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Release Year: 1976 Director: John Schlesinger Writer: William Goldman (screenplay based on his own 1974 novelĀ Marathon Man) Starring: Dustin Hoffman, Laurence Olivier, Roy Scheider, William Devane, Marthe Keller, Fritz Weaver, Richard Bright, Marc Lawrence, Allen Joseph, Tito Goya, Jacques Marin Rating: Nominated for 1 Oscar: Bet Supporting Actor (Laurence Olivier). Won 1 Golden Globe: Best ..

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Marathon Man

marathonmanposter

Release Year: 1976

Director: John Schlesinger

Writer: William Goldman (screenplay based on his own 1974 novelĀ Marathon Man)

Starring: Dustin Hoffman, Laurence Olivier, Roy Scheider, William Devane, Marthe Keller, Fritz Weaver, Richard Bright, Marc Lawrence, Allen Joseph, Tito Goya, Jacques Marin

Rating: Nominated for 1 Oscar: Bet Supporting Actor (Laurence Olivier). Won 1 Golden Globe: Best Supporting Actor (Laurence Olivier). Nominated for 4 Golden Globes: Best Director, Best Actor – Drama (Dustin Hoffman), Best Supporting Actress (Marthe Keller), Best Screenplay.

Sunday Classic #268, week 32 2019

Babe (Dustin Hoffman) a graduate student of history and avid runner gets caught in the middle of a conspiracy involving stolen diamonds, an exiled nazi war criminal, and a rogue government agent.

The many legends (some true) of top Nazis hiding in South America had a certain allure for Hollywood for a period, another good example being The Boys from Brazil (1978). Where Boys from Brazil had a somewhat outlandish, if highly entertaining plot, John Schlesinger’s Marathon Man is more down to earth and even features the post Watergate Hollywood trope of corrupt government officials. Ironically, Laurence Olivier (Spartacus, 1960) appears in both. In Marathon Man, a seriously ill (see Moviegeek info below) Olivier delivers a great and chilling performance; the man seemingly had a knack for playing chilling and nasty characters. Opposite him is a young Dustin Hoffman, as a young man attempting to become a historian so he can restore the good name of his late father, who was persecuted during the McCarthy age. Hoffman is great for the part, and convinces as the plot thickens and the pace hastens. The film has a surprising turn halfway through, a (in)famous dental scene, good thrilling scenes, and a satisfying end. A really good thriller that still works. Highly recommended – especially for Olivier!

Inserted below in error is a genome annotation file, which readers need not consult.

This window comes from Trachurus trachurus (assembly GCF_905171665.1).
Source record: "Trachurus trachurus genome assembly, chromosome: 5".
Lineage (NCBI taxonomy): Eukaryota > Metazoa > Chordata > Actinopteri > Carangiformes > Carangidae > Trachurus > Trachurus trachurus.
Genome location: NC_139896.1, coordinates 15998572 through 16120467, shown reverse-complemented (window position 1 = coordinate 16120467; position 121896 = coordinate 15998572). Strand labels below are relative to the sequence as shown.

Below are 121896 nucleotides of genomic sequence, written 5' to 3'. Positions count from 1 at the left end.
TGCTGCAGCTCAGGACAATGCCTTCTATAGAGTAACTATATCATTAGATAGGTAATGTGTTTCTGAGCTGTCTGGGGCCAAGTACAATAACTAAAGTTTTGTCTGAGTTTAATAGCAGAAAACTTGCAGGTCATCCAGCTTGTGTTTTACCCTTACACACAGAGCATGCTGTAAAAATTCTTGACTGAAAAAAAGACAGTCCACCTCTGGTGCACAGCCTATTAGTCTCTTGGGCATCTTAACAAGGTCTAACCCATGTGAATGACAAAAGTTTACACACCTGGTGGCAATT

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Moviegeek Info:

Laurence Olivier took the part of Szell to make extra money to leave to his wife and children as he was expecting to die from the cancer he was suffering from during production. He was undergoing treatment as they were filming and had to use lots of painkillers to be able to get through shooting, which unfortunately affected his ability to remember lines. His performance garnered rave reviews and he recovered completely from his cancer, enabling him to enjoy the success of his performance.

Dustin Hoffman lost 15 pounds and ran 4 miles a day to get in shape for his role. He would never fake his heavy breathing in scenes, but would run half a mile before a scene so that he would actually be out of breath.

Hoffman was not a fan of Goldman’s original novel but mainly wanted to do the film because he wanted to work with director John Schlesinger again with whom he had collaborated on Midnight Cowboy (1969).

 

Picture Copyright: UIP

 

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Want to read William Goldman’s source novel? Click image below to purchase:

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